Skip to comments.IRS.GOV "If You File A Fraudulent Return, Keep Tax Records Indefinitely..." (
Posted on 07/08/2010 8:14:31 AM PDT by Robert A Cook PE
The following are the IRS official record retention requirements. Please remember to follow them explicitly when you file a fraudulent tax return; or if you forget to file a tax return, remember to file your records indefinitely.
"Note: Keep copies of your filed tax returns. They help in preparing future tax returns and making computations if you file an amended return.
1. You owe additional tax and situations (2), (3), and (4), below, do not apply to you; keep records for 3 years.
2. You do not report income that you should report, and it is more than 25% of the gross income shown on your return; keep records for 6 years.
3. You file a fraudulent return; keep records indefinitely.
4. You do not file a return; keep records indefinitely.
5. You file a claim for credit or refund* after you file your return; keep records for 3 years from the date you filed your original return or 2 years from the date you paid the tax, whichever is later.
6. You file a claim for a loss from worthless securities or bad debt deduction; keep records for 7 years.
7. Keep all employment tax records for at least 4 years after the date that the tax becomes due or is paid, whichever is later.
Hmmm. I wonder if little Timmy G has all his records....Since he was 21 (Assuming Libtards too lazy to work before graduating college)
Buzz off, @$$****.
Don’t say stupid things about subjects you know little about, and you’ll never see me again.
Exactly ,,, doesn’t make sense to me either . You do get it .
Oddly, you never once actually demonstrated any error in my post. You’re just a boorish IRS defender who is a little too comfy cozy with abusing government agencies.
If you care to reply with any hope of changing my mind, as opposed to making me think you are a jerk. Quote my specific words you believe are in error, and make a case for why they are.
Otherwise, buzz off, because I’m not interested in dealing with trolls.
Oh, shut up. All you have demonstrated is that you have no clue about IRS legal procedure. When the time comes for you, get a lawyer. Please, for your own sake.
Can you even read?:
Quote my specific words you believe are in error, and make a case for why they are.
Otherwise, buzz off, Troll.
(And it's rapidly not becoming worth the time to explain it to you). This isn't "Judge Judy."
Some pencil pusher with a droll sense of humor must have made that change in the list of rules. Nobody’s yet spelled out any legal definition of “fraudulent” in this context, but I wouldn’t be surprised if it means something like an understatement of taxable income that the IRS believes was not an inadvertent mistake. Then, even if it’s been decades, the IRS can have you hauled into court to prove you did your tax return correctly after all, or at least that the incorrect return was an inadvertent mistake.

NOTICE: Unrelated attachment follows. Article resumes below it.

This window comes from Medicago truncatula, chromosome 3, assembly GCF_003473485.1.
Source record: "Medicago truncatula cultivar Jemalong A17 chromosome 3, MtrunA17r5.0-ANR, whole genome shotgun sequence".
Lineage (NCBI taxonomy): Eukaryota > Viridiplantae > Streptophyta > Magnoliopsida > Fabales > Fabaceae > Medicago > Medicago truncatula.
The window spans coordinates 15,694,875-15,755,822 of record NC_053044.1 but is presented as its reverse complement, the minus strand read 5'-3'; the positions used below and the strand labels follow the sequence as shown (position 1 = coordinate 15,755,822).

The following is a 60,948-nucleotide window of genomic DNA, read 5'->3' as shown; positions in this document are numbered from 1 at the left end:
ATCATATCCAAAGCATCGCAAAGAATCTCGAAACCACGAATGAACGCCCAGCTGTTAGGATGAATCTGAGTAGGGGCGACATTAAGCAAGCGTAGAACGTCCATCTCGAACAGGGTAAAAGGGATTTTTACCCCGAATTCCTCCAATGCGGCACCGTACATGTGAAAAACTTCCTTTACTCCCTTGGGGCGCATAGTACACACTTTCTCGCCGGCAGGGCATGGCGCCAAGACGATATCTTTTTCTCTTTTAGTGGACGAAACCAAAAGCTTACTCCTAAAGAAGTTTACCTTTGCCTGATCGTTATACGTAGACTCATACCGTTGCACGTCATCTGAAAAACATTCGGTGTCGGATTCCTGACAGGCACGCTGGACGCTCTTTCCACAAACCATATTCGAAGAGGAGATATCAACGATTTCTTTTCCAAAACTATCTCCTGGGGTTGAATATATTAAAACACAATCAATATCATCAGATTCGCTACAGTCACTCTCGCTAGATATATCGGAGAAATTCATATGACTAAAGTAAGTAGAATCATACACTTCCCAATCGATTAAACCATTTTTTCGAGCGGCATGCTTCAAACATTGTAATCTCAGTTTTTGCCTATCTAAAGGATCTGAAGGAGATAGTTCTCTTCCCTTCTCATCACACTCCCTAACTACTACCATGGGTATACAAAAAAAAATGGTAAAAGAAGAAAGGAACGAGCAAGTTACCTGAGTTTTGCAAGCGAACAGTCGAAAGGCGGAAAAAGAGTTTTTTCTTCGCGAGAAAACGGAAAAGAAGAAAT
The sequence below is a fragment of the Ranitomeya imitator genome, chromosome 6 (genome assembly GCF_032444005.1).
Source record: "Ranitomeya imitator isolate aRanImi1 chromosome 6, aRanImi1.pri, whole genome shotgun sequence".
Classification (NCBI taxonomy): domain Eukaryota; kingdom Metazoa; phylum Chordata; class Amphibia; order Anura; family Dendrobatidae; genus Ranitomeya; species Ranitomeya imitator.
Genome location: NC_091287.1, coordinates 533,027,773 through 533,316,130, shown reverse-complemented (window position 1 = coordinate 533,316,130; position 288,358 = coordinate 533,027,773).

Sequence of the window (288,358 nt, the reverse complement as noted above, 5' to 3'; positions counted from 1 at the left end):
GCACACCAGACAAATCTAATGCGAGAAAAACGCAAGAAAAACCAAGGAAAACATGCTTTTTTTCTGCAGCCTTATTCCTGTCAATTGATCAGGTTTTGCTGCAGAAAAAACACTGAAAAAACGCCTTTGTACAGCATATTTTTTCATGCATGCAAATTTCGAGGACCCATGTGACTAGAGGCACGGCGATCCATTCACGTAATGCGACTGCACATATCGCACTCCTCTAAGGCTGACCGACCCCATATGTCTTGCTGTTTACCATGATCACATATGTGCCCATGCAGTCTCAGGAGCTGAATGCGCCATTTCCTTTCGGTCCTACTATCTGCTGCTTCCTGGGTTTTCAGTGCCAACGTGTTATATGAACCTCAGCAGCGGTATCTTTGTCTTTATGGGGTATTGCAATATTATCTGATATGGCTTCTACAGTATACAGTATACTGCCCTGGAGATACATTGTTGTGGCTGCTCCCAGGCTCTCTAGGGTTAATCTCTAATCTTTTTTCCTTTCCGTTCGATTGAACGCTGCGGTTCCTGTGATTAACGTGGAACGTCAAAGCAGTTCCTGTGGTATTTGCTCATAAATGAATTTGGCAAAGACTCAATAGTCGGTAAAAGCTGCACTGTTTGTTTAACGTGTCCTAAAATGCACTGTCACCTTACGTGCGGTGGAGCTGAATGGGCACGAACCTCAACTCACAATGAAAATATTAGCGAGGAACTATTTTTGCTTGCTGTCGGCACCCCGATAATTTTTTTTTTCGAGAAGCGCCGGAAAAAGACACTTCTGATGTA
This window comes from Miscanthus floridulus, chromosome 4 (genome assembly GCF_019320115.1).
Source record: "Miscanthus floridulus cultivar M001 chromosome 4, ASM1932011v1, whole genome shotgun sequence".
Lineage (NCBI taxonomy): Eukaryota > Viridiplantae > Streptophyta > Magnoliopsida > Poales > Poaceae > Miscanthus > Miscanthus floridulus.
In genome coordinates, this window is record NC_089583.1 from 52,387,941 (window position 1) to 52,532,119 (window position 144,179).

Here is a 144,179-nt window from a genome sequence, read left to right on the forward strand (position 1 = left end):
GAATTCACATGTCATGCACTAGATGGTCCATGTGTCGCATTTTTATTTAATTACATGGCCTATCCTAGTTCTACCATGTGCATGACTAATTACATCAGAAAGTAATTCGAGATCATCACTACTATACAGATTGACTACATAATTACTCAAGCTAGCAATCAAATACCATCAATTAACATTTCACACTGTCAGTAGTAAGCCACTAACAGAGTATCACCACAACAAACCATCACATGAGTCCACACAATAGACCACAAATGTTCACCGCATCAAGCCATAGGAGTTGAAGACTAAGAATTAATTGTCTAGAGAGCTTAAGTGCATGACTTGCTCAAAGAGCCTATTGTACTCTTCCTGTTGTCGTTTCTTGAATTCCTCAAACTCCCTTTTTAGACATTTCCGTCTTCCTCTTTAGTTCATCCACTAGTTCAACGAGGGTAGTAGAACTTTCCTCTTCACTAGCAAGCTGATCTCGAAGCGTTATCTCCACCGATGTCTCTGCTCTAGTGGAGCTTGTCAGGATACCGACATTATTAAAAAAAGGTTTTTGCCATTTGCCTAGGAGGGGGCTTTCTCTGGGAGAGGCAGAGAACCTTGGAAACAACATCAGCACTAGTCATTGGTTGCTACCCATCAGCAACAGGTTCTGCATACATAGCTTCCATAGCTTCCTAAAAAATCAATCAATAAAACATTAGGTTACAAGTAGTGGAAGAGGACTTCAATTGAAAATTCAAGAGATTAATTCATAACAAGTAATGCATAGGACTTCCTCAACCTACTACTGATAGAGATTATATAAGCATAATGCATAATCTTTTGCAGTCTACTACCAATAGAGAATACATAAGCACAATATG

I keep returns and documentation all the way back to when I first filed them.
There are three federal statutes of limitations for civil tax audits: (1) 3 years from filing, normally; (2) 6 years from filing if you omit 25% or more of your gross income; or (3) no time limit at all if you never file a return, or if the IRS proves fraud by "clear & convincing" evidence.
The statute of limitaions for a criminal prosecution under the Internal Revenue Code is 6 years from the last criminal act.
I am a lawyer and I have actually litigated against the IRS in court.
The definition of "fraud" in tax law is, in essence, deliberately underpaying a tax you actually know that you owe. The courts have developed a list of "badges of fraud" that they will look at to determine if fraud has been proven; the list includes things like keeping two sets of books, asking people to pay your business in cash instead of by check, hiding your assets in names of nominees, manufacturing forged receipts to substantiate claimed deductions, and the like.
I was audited once in 1993 for my 1987 return , they claimed I owed them still for that year . It took three years and $1500.00 for an Attorney to prove that they still owed me a little less than $200.00 when I refiled . During the 3 yr. battle they kept all my returns as partial settlement and attempted to attach my earnings . In the end they refunded all money with held with some small interest but did not pay the additional $200.00 they owed when I refiled .
This was done during the Clintoon Admin. when he paid a bounty to IRS agents for researching past returns for more money owed to the IRS .
I won my challenge but lost money proving that they don’t know their @$$ from a hole in Al Gore’s face .
Your friggin’ “they will threaten me with a criminal prosecution” made-for-TV fantasy simply doesn’t happen.
Your comment that, “If you are accused of some kind of underpayment from long ago, and you tel the IRS you dont have the records, they allege fraud . . . .” is simply wrong. There’s no other way to put it.
What is your authority?
The 15 or 20 IRS attorneys that work at the Area Counsel’s office on Adams St. in downtown Chicago.
How do you get the taste of their shoe polish out of your mouth?
I simply happen to have a good mix of drinking buddies. Yesterday, one of them brought a portable VCR into the bar and we were watching a video of him landing a 747 with no nose gear. Too bad you weren't there . . . you could have tried to give him a lesson about aeronautics. That would have been fun.
Your pride in drinking with IRS agents may be the last word.
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